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  • Fitch has made significant downward revisions to China and Eurozone GDP growth forecasts.
  • China’s growth rate is now expected to fall to 6.1% in 2019 and 5.7% in 2020, down from 6.2% and 6.0%, respectively, in the June 2019.

Trade policy disruptions,  including the recent sharp escalation in the US-China trade war and significant risks of a ‘no-deal’ Brexit – are darkening the global economic outlook, says Fitch Ratings.

In an update of its global economic outlook (GEO) forecasts, Fitch has made significant downward revisions to China and Eurozone GDP growth forecasts over the next 18 months:

China’s growth rate is now expected to fall to 6.1% in 2019 and 5.7% in 2020, down from 6.2% and 6.0%, respectively, in the June 2019 GEO. Eurozone growth is now forecast at 1.1% in both 2019 and 2020 compared to 1.2% for 2019 and 1.3% for 2020 in June. US growth forecasts have also been lowered to 2.3% in 2019 and 1.7% in 2020 compared to 2.4% and 1.8% respectively, in June. Eurozone growth prospects would be materially lower in the event of a ‘no-deal’ Brexit, a risk that has risen further over the summer.

While the global growth slowdown witnessed over the last 12 months reflected a variety of causes – including an earlier move towards more restrictive credit conditions in China, the tightening of global dollar liquidity through 2018 and significant macro challenges in some large emerging markets – the primary cause of the deteriorating outlook for the next 12-18 months is trade policy.

Specifically, the US severely intensified its tariff measures on Chinese imports over the summer by raising the existing tariff rate on (roughly) USD250 billion of goods to 30% from 25% (effective from the start of October) and introducing a new 15% tariff on the remaining (roughly) USD300 billion of Chinese imports (to be fully phased in by December). Current US policy plans would see the overall effective tariff rate on imports from China rising to over 20% by the end of this year, with virtually all goods affected.

Our initial estimates suggest that this shock will reduce China’s growth in 2020 by 0.3 pp relative to our June GEO baseline, even allowing for additional policy easing, including through cuts to banks’ reserve requirement ratios. We continue to expect a restrained policy response, with any further credit stimulus to be relatively modest, so as not to reverse the deleveraging campaign. Domestic demand growth has remained sluggish in China with manufacturing investment curtailed by trade uncertainty, soft consumer spending growth – partly reflected in car sales, which are down by over 10% yoy so far this year – and slowing housing starts.

The impact of China’s slowdown on the global economy is increasingly pronounced and has been an important factor in recent growth disappointments in the Eurozone. Eurozone GDP growth was weaker than expected in 2Q19 and more recent dataflow has continued to surprise on the downside, particularly for Germany where the economy contracted in 2Q19. Germany’s economy is highly open and its large current account surplus leaves growth reliant on global demand, including in the auto sector, where global sales have been falling.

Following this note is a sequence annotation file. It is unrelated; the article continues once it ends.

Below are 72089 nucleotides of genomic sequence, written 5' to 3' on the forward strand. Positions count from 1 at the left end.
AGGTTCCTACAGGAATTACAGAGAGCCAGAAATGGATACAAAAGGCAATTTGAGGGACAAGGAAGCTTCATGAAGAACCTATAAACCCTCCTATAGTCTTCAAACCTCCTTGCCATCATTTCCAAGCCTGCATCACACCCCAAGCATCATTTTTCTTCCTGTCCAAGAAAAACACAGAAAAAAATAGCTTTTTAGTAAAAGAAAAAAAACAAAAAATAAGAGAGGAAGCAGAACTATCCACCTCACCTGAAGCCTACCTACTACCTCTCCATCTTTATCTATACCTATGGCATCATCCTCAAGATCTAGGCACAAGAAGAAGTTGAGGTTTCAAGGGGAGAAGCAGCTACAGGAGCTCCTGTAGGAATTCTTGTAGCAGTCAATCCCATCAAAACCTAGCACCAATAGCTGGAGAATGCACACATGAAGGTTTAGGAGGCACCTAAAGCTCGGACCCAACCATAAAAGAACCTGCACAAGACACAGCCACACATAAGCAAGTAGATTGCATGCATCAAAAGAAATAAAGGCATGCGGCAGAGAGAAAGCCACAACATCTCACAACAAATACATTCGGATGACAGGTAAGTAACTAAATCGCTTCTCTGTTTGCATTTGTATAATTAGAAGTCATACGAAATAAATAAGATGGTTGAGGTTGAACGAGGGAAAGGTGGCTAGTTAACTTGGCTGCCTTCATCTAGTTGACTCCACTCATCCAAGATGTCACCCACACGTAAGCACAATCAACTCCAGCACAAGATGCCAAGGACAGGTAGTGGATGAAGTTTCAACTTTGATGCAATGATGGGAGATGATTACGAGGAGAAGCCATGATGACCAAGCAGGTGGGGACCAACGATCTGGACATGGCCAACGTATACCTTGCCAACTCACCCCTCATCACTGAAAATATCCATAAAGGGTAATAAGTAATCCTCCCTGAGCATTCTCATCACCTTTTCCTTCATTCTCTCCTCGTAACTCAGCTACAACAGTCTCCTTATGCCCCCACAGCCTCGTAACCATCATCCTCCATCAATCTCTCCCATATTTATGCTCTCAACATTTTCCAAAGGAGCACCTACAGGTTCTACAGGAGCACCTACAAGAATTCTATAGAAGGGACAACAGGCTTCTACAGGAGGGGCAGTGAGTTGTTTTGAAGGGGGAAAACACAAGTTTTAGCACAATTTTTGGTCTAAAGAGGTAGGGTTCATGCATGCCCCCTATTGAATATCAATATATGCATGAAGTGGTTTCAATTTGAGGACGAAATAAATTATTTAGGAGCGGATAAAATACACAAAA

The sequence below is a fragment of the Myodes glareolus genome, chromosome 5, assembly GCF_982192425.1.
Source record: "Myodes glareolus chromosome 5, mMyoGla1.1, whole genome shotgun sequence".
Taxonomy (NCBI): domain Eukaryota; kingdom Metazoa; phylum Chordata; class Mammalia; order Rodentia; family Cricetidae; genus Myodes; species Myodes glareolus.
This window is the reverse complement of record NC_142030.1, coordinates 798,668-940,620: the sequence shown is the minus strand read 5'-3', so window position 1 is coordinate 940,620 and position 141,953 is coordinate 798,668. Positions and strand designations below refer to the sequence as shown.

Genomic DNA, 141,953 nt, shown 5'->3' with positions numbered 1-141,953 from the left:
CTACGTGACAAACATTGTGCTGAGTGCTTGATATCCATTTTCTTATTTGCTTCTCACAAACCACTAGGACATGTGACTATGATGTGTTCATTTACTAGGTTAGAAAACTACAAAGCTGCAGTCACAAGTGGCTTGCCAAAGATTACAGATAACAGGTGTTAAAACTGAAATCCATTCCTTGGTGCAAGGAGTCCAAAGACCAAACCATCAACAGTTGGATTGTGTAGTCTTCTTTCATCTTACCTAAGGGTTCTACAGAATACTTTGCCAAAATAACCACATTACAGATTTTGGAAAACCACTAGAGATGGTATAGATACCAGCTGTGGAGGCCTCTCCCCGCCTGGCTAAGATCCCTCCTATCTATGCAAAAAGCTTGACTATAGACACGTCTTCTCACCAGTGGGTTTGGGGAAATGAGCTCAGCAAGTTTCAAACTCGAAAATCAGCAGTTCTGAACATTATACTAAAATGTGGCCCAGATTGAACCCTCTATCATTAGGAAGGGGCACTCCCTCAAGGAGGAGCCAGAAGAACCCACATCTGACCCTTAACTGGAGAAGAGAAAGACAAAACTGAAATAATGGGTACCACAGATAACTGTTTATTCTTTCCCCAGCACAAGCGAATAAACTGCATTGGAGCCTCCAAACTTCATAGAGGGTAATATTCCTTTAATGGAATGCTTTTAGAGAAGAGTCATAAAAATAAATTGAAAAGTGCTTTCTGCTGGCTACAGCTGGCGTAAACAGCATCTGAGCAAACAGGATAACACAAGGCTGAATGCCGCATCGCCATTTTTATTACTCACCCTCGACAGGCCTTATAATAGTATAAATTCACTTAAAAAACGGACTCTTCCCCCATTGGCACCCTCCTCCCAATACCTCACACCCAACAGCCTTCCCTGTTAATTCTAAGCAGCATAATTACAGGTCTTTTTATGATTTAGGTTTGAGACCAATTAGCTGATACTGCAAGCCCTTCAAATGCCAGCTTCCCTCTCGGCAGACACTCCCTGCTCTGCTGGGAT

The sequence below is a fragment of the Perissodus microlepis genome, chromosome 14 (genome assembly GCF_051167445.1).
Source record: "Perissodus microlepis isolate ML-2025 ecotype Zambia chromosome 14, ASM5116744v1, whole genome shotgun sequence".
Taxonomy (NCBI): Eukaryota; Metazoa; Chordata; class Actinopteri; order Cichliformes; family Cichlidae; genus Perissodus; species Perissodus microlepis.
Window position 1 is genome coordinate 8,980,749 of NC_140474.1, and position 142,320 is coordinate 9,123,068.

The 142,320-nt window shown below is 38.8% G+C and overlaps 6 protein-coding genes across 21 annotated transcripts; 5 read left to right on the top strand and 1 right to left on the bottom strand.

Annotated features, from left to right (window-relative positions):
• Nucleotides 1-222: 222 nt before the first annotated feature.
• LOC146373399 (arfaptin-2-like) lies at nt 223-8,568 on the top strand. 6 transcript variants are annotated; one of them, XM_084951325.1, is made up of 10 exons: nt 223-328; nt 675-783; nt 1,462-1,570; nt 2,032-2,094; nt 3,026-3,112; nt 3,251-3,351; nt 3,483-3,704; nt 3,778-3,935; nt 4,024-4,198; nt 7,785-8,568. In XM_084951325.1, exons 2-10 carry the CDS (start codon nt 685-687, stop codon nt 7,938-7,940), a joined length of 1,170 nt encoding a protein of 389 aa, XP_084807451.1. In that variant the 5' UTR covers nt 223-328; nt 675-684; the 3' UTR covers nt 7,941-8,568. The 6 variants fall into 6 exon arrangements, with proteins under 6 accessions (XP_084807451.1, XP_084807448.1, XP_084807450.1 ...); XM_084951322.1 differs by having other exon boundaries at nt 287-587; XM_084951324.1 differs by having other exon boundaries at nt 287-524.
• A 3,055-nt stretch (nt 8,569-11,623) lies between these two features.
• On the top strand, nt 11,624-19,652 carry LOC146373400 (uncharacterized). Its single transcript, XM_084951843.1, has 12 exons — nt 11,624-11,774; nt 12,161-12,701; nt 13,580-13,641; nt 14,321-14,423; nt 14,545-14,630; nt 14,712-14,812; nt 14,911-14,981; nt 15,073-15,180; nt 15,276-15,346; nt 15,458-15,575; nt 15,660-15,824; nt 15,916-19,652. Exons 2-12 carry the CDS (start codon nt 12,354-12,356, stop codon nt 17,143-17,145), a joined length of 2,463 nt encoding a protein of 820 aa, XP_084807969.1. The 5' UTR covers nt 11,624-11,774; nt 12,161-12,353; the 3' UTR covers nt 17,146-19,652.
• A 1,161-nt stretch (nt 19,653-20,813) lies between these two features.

Eurozone growth prospects are also at risk from the real possibility of a ‘no-deal’ Brexit, a scenario that could spark a significant UK recession in 2020. In an illustrative ‘no-deal’ scenario that sees UK GDP fall by 1.4% next year, Eurozone growth could be 0.4pp weaker than our baseline.

US economic growth has shown greater resilience of late with robust consumption growth, tight labour market conditions and a widening federal fiscal deficit supporting domestic demand. Nevertheless the manufacturing sector has slowed markedly and firms are becoming more cautious on investment spending in the face of rising trade policy uncertainties. Our forecasts for investment growth have been revised down and show a sharp slowdown compared to 2018.

The intensification of downside global risks since the Fed cut interest rates in July now looks likely to prompt another 25bp cut in December 2019, justified along the lines of “insurance” against a sharper US slowdown. However the relative strength of consumption, tight labour markets and stable inflation mean a series of further rate cuts is unlikely and we see the Fed on hold through 2020.

The ECB is likely to announce significant fresh accommodation very soon, including a restart of asset purchases in October. Financial market anticipation of such a move has likely been a key factor in the recent collapse in German government bond yields into negative territory, a development that has had strong global spillovers on other bond markets. There are question marks, however, as to how effective looser global monetary policy will be in restoring growth, particularly where business investment is being adversely affected by trade-policy uncertainty.